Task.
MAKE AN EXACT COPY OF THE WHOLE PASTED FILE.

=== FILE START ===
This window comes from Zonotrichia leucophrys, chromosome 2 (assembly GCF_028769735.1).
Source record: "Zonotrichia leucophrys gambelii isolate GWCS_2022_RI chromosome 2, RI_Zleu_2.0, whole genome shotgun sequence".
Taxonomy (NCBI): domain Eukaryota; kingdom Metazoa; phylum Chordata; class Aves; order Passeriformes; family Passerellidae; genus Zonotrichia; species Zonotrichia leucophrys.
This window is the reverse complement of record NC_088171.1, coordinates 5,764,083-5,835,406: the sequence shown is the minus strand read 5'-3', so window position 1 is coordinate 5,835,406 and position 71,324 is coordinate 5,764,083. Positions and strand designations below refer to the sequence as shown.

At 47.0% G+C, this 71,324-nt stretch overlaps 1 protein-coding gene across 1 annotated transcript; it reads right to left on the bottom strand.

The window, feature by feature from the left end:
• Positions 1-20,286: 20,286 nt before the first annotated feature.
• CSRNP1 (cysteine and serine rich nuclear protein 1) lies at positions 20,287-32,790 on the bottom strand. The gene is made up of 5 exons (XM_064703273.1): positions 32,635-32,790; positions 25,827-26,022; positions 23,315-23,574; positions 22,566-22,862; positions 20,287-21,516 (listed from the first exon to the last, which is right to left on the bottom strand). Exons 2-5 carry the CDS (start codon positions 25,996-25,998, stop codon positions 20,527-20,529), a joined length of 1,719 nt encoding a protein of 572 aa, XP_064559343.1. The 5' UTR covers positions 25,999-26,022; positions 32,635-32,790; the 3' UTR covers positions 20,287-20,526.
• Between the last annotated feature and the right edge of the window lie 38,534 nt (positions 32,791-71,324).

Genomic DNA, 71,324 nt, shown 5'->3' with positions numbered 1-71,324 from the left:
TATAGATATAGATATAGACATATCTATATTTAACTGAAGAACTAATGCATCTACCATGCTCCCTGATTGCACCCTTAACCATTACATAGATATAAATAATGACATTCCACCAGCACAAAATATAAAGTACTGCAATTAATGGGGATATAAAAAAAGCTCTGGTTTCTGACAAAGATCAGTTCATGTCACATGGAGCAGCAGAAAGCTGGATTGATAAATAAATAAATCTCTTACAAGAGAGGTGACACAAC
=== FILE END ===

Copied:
This window comes from Zonotrichia leucophrys, chromosome 2 (assembly GCF_028769735.1).
Source record: "Zonotrichia leucophrys gambelii isolate GWCS_2022_RI chromosome 2, RI_Zleu_2.0, whole genome shotgun sequence".
Taxonomy (NCBI): domain Eukaryota; kingdom Metazoa; phylum Chordata; class Aves; order Passeriformes; family Passerellidae; genus Zonotrichia; species Zonotrichia leucophrys.
This window is the reverse complement of record NC_088171.1, coordinates 5,764,083-5,835,406: the sequence shown is the minus strand read 5'-3', so window position 1 is coordinate 5,835,406 and position 71,324 is coordinate 5,764,083. Positions and strand designations below refer to the sequence as shown.

At 47.0% G+C, this 71,324-nt stretch overlaps 1 protein-coding gene across 1 annotated transcript; it reads right to left on the bottom strand.

The window, feature by feature from the left end:
• Positions 1-20,286: 20,286 nt before the first annotated feature.
• CSRNP1 (cysteine and serine rich nuclear protein 1) lies at positions 20,287-32,790 on the bottom strand. The gene is made up of 5 exons (XM_064703273.1): positions 32,635-32,790; positions 25,827-26,022; positions 23,315-23,574; positions 22,566-22,862; positions 20,287-21,516 (listed from the first exon to the last, which is right to left on the bottom strand). Exons 2-5 carry the CDS (start codon positions 25,996-25,998, stop codon positions 20,527-20,529), a joined length of 1,719 nt encoding a protein of 572 aa, XP_064559343.1. The 5' UTR covers positions 25,999-26,022; positions 32,635-32,790; the 3' UTR covers positions 20,287-20,526.
• Between the last annotated feature and the right edge of the window lie 38,534 nt (positions 32,791-71,324).

Genomic DNA, 71,324 nt, shown 5'->3' with positions numbered 1-71,324 from the left:
TATAGATATAGATATAGACATATCTATATTTAACTGAAGAACTAATGCATCTACCATGCTCCCTGATTGCACCCTTAACCATTACATAGATATAAATAATGACATTCCACCAGCACAAAATATAAAGTACTGCAATTAATGGGGATATAAAAAAAGCTCTGGTTTCTGACAAAGATCAGTTCATGTCACATGGAGCAGCAGAAAGCTGGATTGATAAATAAATAAATCTCTTACAAGAGAGGTGACACAAC